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The economic origins of the evil eye belief

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  • Gershman, Boris

Abstract

The evil eye belief is a widespread superstition according to which people can cause harm by a mere envious glance at coveted objects or their owners. This paper argues that such belief originated and persisted as a useful heuristic under conditions in which envy was likely to trigger destructive behavior and the avoidance of other people's envy, effectively prescribed by the evil eye belief, was a proper response to that threat. We hypothesize that in weakly institutionalized societies wealth differentiation and vulnerability of productive assets were the key factors enabling envy-induced destructive behavior and contributing to the emergence and spread of the evil eye belief as a cultural defense mechanism. Evidence from small-scale preindustrial societies shows that there is indeed a robust positive association between the incidence of the belief and measures of wealth inequality, controlling for potential confounding factors such as patterns of spatial and cross-cultural diffusion and various dimensions of early economic development. Furthermore, the evil eye belief is more prevalent in agro-pastoral societies that tend to sustain higher levels of inequality and where vulnerable material wealth plays a dominant role in the subsistence economy.

Suggested Citation

  • Gershman, Boris, 2015. "The economic origins of the evil eye belief," Journal of Economic Behavior & Organization, Elsevier, vol. 110(C), pages 119-144.
  • Handle: RePEc:eee:jeborg:v:110:y:2015:i:c:p:119-144
    DOI: 10.1016/j.jebo.2014.12.002
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    Blog mentions

    As found by EconAcademics.org, the blog aggregator for Economics research:
    1. Do witchcraft beliefs halt economic progress?
      by ? in PsyPost on 2016-05-10 00:06:00
    2. The Economic Origins of the Evil Eye Belief
      by UDADISI in UDADISI on 2013-08-27 15:58:00

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    Cited by:

    1. Boris Gershman, 2014. "The two sides of envy," Journal of Economic Growth, Springer, vol. 19(4), pages 407-438, December.
    2. Mark Koyama, 2019. "Peter T. Leeson, WTF?!: An economic tour of the weird," The Review of Austrian Economics, Springer;Society for the Development of Austrian Economics, vol. 32(1), pages 81-84, March.
    3. Gershman, Boris, 2016. "Witchcraft beliefs and the erosion of social capital: Evidence from Sub-Saharan Africa and beyond," Journal of Development Economics, Elsevier, vol. 120(C), pages 182-208.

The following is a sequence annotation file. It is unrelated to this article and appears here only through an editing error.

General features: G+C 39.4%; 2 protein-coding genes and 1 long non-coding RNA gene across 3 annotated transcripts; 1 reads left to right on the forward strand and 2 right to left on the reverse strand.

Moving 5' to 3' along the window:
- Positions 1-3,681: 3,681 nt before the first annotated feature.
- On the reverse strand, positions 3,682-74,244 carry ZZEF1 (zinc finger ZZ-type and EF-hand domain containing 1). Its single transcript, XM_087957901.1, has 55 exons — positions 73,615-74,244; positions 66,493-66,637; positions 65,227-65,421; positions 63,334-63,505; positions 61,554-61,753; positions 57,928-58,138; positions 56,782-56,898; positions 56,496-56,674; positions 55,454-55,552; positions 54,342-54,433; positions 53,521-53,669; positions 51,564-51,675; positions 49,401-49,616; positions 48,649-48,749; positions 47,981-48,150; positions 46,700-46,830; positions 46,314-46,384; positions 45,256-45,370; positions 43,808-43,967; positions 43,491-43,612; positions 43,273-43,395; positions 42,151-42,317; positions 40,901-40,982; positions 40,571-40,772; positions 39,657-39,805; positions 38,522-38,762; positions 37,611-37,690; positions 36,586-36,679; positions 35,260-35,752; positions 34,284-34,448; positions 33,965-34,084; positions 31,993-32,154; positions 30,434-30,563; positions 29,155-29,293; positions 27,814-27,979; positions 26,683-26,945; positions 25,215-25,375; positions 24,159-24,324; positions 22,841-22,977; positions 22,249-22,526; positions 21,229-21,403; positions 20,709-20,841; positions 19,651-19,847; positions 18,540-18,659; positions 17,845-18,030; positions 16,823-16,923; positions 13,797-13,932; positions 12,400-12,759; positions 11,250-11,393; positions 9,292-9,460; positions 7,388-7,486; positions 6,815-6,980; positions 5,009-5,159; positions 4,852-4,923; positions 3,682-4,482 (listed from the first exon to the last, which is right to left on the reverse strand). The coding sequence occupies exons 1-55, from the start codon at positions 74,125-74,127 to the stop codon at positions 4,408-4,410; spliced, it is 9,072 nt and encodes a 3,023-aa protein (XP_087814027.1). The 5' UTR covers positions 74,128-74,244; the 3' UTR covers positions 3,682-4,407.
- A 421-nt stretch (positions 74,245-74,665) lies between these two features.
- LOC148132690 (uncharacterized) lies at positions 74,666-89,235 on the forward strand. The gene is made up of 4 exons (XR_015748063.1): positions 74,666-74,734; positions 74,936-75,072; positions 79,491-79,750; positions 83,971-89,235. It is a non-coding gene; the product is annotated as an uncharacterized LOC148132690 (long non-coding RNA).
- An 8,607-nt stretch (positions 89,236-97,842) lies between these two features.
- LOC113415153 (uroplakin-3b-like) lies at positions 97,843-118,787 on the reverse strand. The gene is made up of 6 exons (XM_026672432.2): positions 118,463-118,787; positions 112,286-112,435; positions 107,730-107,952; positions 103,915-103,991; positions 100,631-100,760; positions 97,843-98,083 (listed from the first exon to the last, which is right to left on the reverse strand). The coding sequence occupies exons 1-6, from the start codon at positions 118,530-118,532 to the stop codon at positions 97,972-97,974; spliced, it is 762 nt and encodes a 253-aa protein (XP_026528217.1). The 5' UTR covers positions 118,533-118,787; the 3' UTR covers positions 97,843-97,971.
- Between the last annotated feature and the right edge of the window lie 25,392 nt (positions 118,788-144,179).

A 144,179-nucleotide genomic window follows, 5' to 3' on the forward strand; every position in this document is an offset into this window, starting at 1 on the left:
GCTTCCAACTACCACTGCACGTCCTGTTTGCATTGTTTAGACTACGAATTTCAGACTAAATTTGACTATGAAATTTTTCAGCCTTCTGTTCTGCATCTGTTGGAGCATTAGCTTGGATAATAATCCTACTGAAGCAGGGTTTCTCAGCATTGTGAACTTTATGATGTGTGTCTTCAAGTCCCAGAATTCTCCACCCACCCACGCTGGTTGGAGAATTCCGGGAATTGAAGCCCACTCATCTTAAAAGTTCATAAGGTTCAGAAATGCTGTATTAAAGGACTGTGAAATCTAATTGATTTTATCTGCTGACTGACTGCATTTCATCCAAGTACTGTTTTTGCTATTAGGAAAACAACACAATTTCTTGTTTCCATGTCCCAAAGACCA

4. Di Falco, Salvatore & Feri, Francesco & Pin, Paolo & Vollenweider, Xavier, 2018. "Ties that bind: Network redistributive pressure and economic decisions in village economies," Journal of Development Economics, Elsevier, vol. 131(C), pages 123-131.
    5. Mustafa Kavas & Paula Jarzabkowski & Amit Nigam, 2020. "Islamic Family Business: The Constitutive Role of Religion in Business," Journal of Business Ethics, Springer, vol. 163(4), pages 689-700, May.
    6. Peter T. Leeson & Jacob W. Russ, 2018. "Witch Trials," Economic Journal, Royal Economic Society, vol. 128(613), pages 2066-2105, August.
    7. Maxim Ananyev & Michael Poyker, 2020. "Christian missions and anti-gay attitudes in Africa," Discussion Papers 2020-04, Nottingham Interdisciplinary Centre for Economic and Political Research (NICEP).
    8. Gershman, Boris, 2020. "Witchcraft beliefs as a cultural legacy of the Atlantic slave trade: Evidence from two continents," European Economic Review, Elsevier, vol. 122(C).

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    More about this item

    Keywords

    Culture; Envy; Evil eye belief; Inequality; Institutions; Superstition;
    All these keywords.

    JEL classification:

    • D31 - Microeconomics - - Distribution - - - Personal Income and Wealth Distribution
    • D74 - Microeconomics - - Analysis of Collective Decision-Making - - - Conflict; Conflict Resolution; Alliances; Revolutions
    • N30 - Economic History - - Labor and Consumers, Demography, Education, Health, Welfare, Income, Wealth, Religion, and Philanthropy - - - General, International, or Comparative
    • O10 - Economic Development, Innovation, Technological Change, and Growth - - Economic Development - - - General
    • Z10 - Other Special Topics - - Cultural Economics - - - General
    • Z13 - Other Special Topics - - Cultural Economics - - - Economic Sociology; Economic Anthropology; Language; Social and Economic Stratification

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